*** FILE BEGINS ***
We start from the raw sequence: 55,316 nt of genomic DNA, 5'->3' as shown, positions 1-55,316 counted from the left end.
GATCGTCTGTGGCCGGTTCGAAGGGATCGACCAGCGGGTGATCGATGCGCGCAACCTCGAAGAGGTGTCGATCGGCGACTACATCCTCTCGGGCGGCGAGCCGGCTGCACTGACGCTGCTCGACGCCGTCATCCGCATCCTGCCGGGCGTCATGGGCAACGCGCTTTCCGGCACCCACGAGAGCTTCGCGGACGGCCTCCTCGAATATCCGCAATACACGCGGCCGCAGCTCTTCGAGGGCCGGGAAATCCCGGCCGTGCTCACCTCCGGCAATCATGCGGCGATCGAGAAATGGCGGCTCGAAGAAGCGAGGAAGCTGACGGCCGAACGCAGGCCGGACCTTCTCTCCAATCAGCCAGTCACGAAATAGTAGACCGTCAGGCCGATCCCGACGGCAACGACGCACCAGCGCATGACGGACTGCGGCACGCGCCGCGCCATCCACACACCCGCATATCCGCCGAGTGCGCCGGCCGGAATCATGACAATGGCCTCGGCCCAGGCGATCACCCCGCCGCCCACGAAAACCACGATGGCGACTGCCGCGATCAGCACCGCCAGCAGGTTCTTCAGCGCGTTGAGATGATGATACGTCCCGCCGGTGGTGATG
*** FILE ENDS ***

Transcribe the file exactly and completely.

We start from the raw sequence: 55,316 nt of genomic DNA, 5'->3' as shown, positions 1-55,316 counted from the left end.
GATCGTCTGTGGCCGGTTCGAAGGGATCGACCAGCGGGTGATCGATGCGCGCAACCTCGAAGAGGTGTCGATCGGCGACTACATCCTCTCGGGCGGCGAGCCGGCTGCACTGACGCTGCTCGACGCCGTCATCCGCATCCTGCCGGGCGTCATGGGCAACGCGCTTTCCGGCACCCACGAGAGCTTCGCGGACGGCCTCCTCGAATATCCGCAATACACGCGGCCGCAGCTCTTCGAGGGCCGGGAAATCCCGGCCGTGCTCACCTCCGGCAATCATGCGGCGATCGAGAAATGGCGGCTCGAAGAAGCGAGGAAGCTGACGGCCGAACGCAGGCCGGACCTTCTCTCCAATCAGCCAGTCACGAAATAGTAGACCGTCAGGCCGATCCCGACGGCAACGACGCACCAGCGCATGACGGACTGCGGCACGCGCCGCGCCATCCACACACCCGCATATCCGCCGAGTGCGCCGGCCGGAATCATGACAATGGCCTCGGCCCAGGCGATCACCCCGCCGCCCACGAAAACCACGATGGCGACTGCCGCGATCAGCACCGCCAGCAGGTTCTTCAGCGCGTTGAGATGATGATACGTCCCGCCGGTGGTGATG